Twitter is a little different. But I will say if someone I am following feels too spammy and there’s no authentic interaction – I cut them off.

    Do I seem a little cold hearted?

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Business Marketing

No-reply emails don’t help customers, they’ve run their course

(MARKETING) No-reply emails may serve a company well, but the customers can become frustrated with the loss of a quick and easy way to get help.



no-reply mail boxes

Let me tell you a modern-day horror story.

You finally decide to purchase the item that’s been sitting in your cart all week, but when you receive your confirmation email you realize there’s a mistake on the order. Maybe you ordered the wrong size item, maybe your old address is listed as the shipping location, or maybe you just have buyer’s remorse. Either way, you’ve got to contact customer service.

Your next mission is to find contact information or a support line where you can get the issue resolved. You scroll to the bottom of the email and look around for a place to contact the company, but all you find is some copyright junk and an unsubscribe option. Tempting, but it won’t solve your problem. Your last hope is to reply to the confirmation email, so you hit that trusty reply arrow and…nothing. It’s a no-reply email. Cue the high-pitched screams.

Customers should not have to sort through your website and emails with a microscope to find contact information or a customer service line. With high customer expectations and fierce ecommerce competition, business owners can’t afford to use no-reply emails anymore.

Intended or not, no-reply emails send your customer the message that you really don’t want to hear from them. In an age when you can DM major airlines on Twitter and expect a response, this is just not going to fly anymore.

Fixing this issue doesn’t need to be a huge burden on your company. A simple solution is to create a persona for your email marketing or customer service emails, it could be member of your team or even a company mascot. Rather than using you can use and make that email a place where your email list can respond to questions and communicate concerns. Remember, the whole point of email marketing is to create a conversation with your customers.

Another great strategy for avoiding a million customer service emails where you don’t want them? Include customer service contact info in your emails. Place a thoughtful message near the bottom of your template letting people know where they can go if they’re having an issue with the product or service. This simple change will save you, your customers, and your team so much time in the long-run.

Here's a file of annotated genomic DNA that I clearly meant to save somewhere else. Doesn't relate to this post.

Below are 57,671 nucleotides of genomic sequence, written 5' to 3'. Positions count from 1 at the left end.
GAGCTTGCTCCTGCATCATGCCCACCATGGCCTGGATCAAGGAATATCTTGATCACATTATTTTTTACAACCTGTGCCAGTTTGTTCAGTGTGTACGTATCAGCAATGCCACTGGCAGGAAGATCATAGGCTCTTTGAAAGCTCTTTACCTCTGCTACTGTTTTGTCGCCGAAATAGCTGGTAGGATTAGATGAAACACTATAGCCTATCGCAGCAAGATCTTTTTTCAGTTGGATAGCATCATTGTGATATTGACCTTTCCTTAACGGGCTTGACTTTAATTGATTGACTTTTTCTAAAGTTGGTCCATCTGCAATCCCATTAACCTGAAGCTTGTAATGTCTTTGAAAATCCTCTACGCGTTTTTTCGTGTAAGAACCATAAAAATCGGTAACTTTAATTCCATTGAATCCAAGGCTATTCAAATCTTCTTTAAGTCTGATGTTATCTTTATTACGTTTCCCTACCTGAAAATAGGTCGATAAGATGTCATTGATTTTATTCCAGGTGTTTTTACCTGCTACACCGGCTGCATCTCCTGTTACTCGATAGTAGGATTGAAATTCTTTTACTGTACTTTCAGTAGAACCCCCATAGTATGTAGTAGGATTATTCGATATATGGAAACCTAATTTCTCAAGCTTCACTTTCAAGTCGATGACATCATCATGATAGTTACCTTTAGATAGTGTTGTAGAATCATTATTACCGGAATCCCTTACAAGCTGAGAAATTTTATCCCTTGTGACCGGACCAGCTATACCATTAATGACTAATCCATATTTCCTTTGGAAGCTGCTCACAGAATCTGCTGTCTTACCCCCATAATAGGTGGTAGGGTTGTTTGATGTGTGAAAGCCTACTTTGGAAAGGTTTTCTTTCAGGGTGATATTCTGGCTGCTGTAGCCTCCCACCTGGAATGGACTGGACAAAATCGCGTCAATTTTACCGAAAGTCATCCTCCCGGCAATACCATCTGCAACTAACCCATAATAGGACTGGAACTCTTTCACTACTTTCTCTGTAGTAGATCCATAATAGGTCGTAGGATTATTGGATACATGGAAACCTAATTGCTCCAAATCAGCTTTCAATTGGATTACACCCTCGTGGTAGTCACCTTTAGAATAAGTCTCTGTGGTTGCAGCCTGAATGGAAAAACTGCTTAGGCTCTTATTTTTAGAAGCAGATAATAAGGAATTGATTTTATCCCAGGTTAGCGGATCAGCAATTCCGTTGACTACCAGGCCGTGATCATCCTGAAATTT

Your goal as a business owner is to build a trusting relationship between you and your customers, so leave the no reply emails behind. They’re annoying and they might even get you marked as spam.

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Business Marketing

Influencer marketing isn’t new, it’s actually centuries old

(MARKETING) You may roll your eyes at sexy strangers hawking snake oil on social media, but influencer marketing is nothing new…



Influencer marketing people taking video on a smart phone to record dances.

Influencer marketing is now one of those buzzword phrases that you can’t go a few days without hearing. In fact, it’s become such a popular term that it was officially added to the English Dictionary in 2019.

While this is a recent change, the concept of an influencer is nothing new. For years, people have looked to friends and family (as well as high-profile people like celebrities) to be influenced (intentionally or unintentionally) about what to buy, what to do, and where to go.

Social Media Today notes that influencers date back centuries.

One of the first “influencer” collaborations dates back to 1760, when a potter by the name Wedgwood made a tea set for the Queen of England,” writes Brooks. “Since the monarchy were the influencers of their time, his forward-thinking decision to market his brand as Royal-approved afforded it the luxury status the brand still enjoys today”

Now, influencers are known as people blowing up your Instagram feed with recommendations of what to wear and stomach flattening teas to buy. Influencers are basically anyone who has the ability to cultivate a following and, from there, give advice on how followers should spend their money.

After the 1760 tea set influencer, influencers were found in the forms of fashion icons (like Coco Chanel in the 1920s, and Audrey Hepburn in Breakfast at Tiffany’s), celebrity endorsements (for example, all of the money Nike made in the ‘80s after signing Michael Jordan to be their spokesperson – I wonder if Hanes is raking in the same bucks as Nike…), TV stars endorsing products (like Jennifer Aniston when she was at the height of “The Rachel” cut and became the face of L’Oreal Elvive; now she’s the face of Aveeno).